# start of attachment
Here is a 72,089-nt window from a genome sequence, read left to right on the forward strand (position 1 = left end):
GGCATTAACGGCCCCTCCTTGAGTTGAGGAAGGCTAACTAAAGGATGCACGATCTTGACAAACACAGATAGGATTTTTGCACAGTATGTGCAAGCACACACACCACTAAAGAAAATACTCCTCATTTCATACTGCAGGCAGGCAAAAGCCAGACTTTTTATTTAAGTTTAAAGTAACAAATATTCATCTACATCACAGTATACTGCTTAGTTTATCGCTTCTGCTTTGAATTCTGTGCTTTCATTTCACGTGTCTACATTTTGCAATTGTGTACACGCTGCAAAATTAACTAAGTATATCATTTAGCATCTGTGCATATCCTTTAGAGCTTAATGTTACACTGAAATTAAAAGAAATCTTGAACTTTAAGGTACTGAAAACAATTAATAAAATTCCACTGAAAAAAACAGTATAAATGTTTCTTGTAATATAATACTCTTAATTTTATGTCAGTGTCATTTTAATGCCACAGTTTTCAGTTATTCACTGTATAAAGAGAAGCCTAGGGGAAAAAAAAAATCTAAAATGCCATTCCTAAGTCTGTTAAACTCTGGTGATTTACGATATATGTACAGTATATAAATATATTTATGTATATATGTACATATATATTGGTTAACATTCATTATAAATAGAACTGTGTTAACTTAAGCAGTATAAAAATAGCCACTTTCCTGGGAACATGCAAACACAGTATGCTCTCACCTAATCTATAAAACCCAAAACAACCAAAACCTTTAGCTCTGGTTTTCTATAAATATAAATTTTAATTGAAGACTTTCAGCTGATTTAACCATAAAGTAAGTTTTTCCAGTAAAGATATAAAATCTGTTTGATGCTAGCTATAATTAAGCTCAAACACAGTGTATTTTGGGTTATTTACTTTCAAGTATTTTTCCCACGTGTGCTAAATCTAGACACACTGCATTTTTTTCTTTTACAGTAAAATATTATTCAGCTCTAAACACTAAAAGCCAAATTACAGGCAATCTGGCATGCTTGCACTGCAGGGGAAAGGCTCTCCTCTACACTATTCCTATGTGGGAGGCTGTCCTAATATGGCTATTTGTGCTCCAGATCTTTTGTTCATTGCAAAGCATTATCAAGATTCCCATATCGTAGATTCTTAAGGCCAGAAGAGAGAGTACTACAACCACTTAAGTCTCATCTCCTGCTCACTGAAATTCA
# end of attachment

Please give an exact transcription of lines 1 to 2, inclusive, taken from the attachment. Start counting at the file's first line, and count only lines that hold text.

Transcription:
Here is a 72,089-nt window from a genome sequence, read left to right on the forward strand (position 1 = left end):
GGCATTAACGGCCCCTCCTTGAGTTGAGGAAGGCTAACTAAAGGATGCACGATCTTGACAAACACAGATAGGATTTTTGCACAGTATGTGCAAGCACACACACCACTAAAGAAAATACTCCTCATTTCATACTGCAGGCAGGCAAAAGCCAGACTTTTTATTTAAGTTTAAAGTAACAAATATTCATCTACATCACAGTATACTGCTTAGTTTATCGCTTCTGCTTTGAATTCTGTGCTTTCATTTCACGTGTCTACATTTTGCAATTGTGTACACGCTGCAAAATTAACTAAGTATATCATTTAGCATCTGTGCATATCCTTTAGAGCTTAATGTTACACTGAAATTAAAAGAAATCTTGAACTTTAAGGTACTGAAAACAATTAATAAAATTCCACTGAAAAAAACAGTATAAATGTTTCTTGTAATATAATACTCTTAATTTTATGTCAGTGTCATTTTAATGCCACAGTTTTCAGTTATTCACTGTATAAAGAGAAGCCTAGGGGAAAAAAAAAATCTAAAATGCCATTCCTAAGTCTGTTAAACTCTGGTGATTTACGATATATGTACAGTATATAAATATATTTATGTATATATGTACATATATATTGGTTAACATTCATTATAAATAGAACTGTGTTAACTTAAGCAGTATAAAAATAGCCACTTTCCTGGGAACATGCAAACACAGTATGCTCTCACCTAATCTATAAAACCCAAAACAACCAAAACCTTTAGCTCTGGTTTTCTATAAATATAAATTTTAATTGAAGACTTTCAGCTGATTTAACCATAAAGTAAGTTTTTCCAGTAAAGATATAAAATCTGTTTGATGCTAGCTATAATTAAGCTCAAACACAGTGTATTTTGGGTTATTTACTTTCAAGTATTTTTCCCACGTGTGCTAAATCTAGACACACTGCATTTTTTTCTTTTACAGTAAAATATTATTCAGCTCTAAACACTAAAAGCCAAATTACAGGCAATCTGGCATGCTTGCACTGCAGGGGAAAGGCTCTCCTCTACACTATTCCTATGTGGGAGGCTGTCCTAATATGGCTATTTGTGCTCCAGATCTTTTGTTCATTGCAAAGCATTATCAAGATTCCCATATCGTAGATTCTTAAGGCCAGAAGAGAGAGTACTACAACCACTTAAGTCTCATCTCCTGCTCACTGAAATTCA